Positive Teacher-Student Relationships - Article Review Essay Sample

Published: 2022-07-27
Positive Teacher-Student Relationships - Article Review Essay Sample
Type of paper:  Article review
Categories:  Teaching Relationship
Pages: 6
Wordcount: 1403 words
12 min read

Review of Previous Research

The study contains research about the perceptions that teachers have on the experiences that they have had with their students in both problematic and positive relationships. The literature cited in the journal is closely related to past studies. Incidentally, previous research by O'Connor (2008) indicates that one of the main reasons why teachers stay in the teaching profession is due to the existence of positive relationships that they build with their students (Luce et al., 2017). Conversely, according to Yoon (2002), they become stressed and suffer from negative emotions when their relationships with their students are problematic (p.2).

Trust banner

Is your time best spent reading someone else’s essay? Get a 100% original essay FROM A CERTIFIED WRITER!

There are a variety of journals used in this study that were published more than ten years ago such as the years 2006, 2002, 2000, 1998, 1997, and 1992 indicating that the review of this study is not recent. There are no references that were left out in this study since the authors backed up every claim by providing the source and have hence not committed plagiarism.

Problem and Purpose

The problem has not been stated explicitly. After the review of the literature, the authors go directly into the method of research without providing the problem. The purpose of the study has been clearly stated in the method sub-section where the authors report that they conducted an exploratory interview study to investigate the perception of teachers on their interpersonal behavior with their students in relationships that are both problematic and positive (p. 4).

The purpose of this study is well tied to the literature since both the empirical and theoretical reviews provided speak about the perceptions of teacher-student interactions. For instance, the authors have demonstrated the interpersonal theory in the context of the classroom by showing how the agency and communion dimensions affect teachers' perceptions and behavior. The objective of the study has not been clearly stated.

The study has a conceptual rationale on which the hypotheses are grounded. Based on the Model of Interpersonal Teacher Behavior (MITB), the authors study the impacts of the combination of teacher communion and agency on the relationships that teachers have with their students and on the way students behave. These impacts are depicted in figures 1 and 2. Figure 1 shows the model of interpersonal teacher behavior while figure 2 shows the model of interpersonal student behavior.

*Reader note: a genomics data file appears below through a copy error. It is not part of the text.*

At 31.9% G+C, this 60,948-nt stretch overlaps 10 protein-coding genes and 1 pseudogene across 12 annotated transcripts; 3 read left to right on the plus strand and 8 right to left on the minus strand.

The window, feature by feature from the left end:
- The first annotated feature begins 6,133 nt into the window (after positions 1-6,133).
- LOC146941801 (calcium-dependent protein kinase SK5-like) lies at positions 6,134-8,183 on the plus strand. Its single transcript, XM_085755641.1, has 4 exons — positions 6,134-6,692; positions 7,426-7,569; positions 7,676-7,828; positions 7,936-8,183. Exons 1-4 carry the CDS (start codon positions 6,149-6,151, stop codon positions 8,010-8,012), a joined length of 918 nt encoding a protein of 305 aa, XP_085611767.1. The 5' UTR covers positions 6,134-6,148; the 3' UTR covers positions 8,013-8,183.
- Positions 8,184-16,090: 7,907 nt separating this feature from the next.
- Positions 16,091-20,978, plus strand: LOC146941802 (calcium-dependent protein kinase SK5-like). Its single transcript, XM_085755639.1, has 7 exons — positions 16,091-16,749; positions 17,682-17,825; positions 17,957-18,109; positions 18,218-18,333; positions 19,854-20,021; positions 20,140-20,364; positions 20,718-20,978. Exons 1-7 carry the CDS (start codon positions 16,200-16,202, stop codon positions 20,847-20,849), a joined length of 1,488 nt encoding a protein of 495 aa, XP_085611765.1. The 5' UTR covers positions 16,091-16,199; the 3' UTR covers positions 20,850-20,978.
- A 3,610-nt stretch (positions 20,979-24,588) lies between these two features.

The rationale for the study is to add to the theory the perceptions that teachers have of the relationships that they have with their students (p.4).


From the study, the null and alternative hypotheses have not been clearly and explicitly stated. The variables in this study are teachers' and students' agency and communion tendencies. Even though the authors have not expressly mentioned the hypotheses, it is clear that they are:

H0: Positive student-teacher interactions (based on agency and communion) cause positive perceptions to the teachers.

H1: Negative student-teacher interactions (based on agency and communion) cause negative perceptions to the teachers.

The hypotheses are grounded in the Model of Interpersonal Teacher Behavior (MITB). They can be tested by looking at how teachers' and students' behavior affect their relationships and finally influence teachers' perceptions. The authors tested the hypotheses by collecting qualitative data. This was carried out by interviewing the teachers by asking them to describe both positive and problematic relationships that they have had with their students, describe the interactions, students' perception of the teachers, as well as emotions experienced when interacting with those students (p. 5).


The dependent and independent variables are not clearly defined in the study. The study looks at the students' and the teachers' behavior both in and out of the classroom by analyzing their interpersonal behavior under the categories of both agency and communion. The variables have been properly described and depicted in the figures 1 and 2. The manner in which the study was conducted is clear. An exploratory interview was carried out where single units of both students' and teachers' behavior were studied.

The three aspects that the study focused on are the interpersonal contexts of the behavior, the topic or content of talk, and the context in which the actions and behavior occurred. Participants were selected using a mixed method approach, and then qualitative data was collected. Data analysis was then conducted, and the differences in responses are depicted qualitatively through the use of quotes and quantitatively using figures.